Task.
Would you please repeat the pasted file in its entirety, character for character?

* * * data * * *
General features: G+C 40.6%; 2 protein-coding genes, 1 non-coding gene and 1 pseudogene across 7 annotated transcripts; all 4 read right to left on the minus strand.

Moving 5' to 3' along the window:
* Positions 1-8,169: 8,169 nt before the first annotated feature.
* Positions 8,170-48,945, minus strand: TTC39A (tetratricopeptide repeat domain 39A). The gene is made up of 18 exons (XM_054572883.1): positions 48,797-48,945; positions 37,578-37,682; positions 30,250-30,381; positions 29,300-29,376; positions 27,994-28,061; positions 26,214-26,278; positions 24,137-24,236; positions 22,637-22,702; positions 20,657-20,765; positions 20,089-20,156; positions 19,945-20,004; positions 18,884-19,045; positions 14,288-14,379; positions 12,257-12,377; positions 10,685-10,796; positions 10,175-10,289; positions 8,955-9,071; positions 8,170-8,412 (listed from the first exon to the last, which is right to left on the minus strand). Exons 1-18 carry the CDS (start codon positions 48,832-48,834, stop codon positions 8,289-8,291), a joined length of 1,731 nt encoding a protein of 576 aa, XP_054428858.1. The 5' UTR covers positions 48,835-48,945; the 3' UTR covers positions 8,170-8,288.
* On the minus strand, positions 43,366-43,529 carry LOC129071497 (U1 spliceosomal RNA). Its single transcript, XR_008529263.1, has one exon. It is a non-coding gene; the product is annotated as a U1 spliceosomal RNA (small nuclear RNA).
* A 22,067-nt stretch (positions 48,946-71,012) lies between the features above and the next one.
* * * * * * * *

General features: G+C 40.6%; 2 protein-coding genes, 1 non-coding gene and 1 pseudogene across 7 annotated transcripts; all 4 read right to left on the minus strand.

Moving 5' to 3' along the window:
* Positions 1-8,169: 8,169 nt before the first annotated feature.
* Positions 8,170-48,945, minus strand: TTC39A (tetratricopeptide repeat domain 39A). The gene is made up of 18 exons (XM_054572883.1): positions 48,797-48,945; positions 37,578-37,682; positions 30,250-30,381; positions 29,300-29,376; positions 27,994-28,061; positions 26,214-26,278; positions 24,137-24,236; positions 22,637-22,702; positions 20,657-20,765; positions 20,089-20,156; positions 19,945-20,004; positions 18,884-19,045; positions 14,288-14,379; positions 12,257-12,377; positions 10,685-10,796; positions 10,175-10,289; positions 8,955-9,071; positions 8,170-8,412 (listed from the first exon to the last, which is right to left on the minus strand). Exons 1-18 carry the CDS (start codon positions 48,832-48,834, stop codon positions 8,289-8,291), a joined length of 1,731 nt encoding a protein of 576 aa, XP_054428858.1. The 5' UTR covers positions 48,835-48,945; the 3' UTR covers positions 8,170-8,288.
* On the minus strand, positions 43,366-43,529 carry LOC129071497 (U1 spliceosomal RNA). Its single transcript, XR_008529263.1, has one exon. It is a non-coding gene; the product is annotated as a U1 spliceosomal RNA (small nuclear RNA).
* A 22,067-nt stretch (positions 48,946-71,012) lies between the features above and the next one.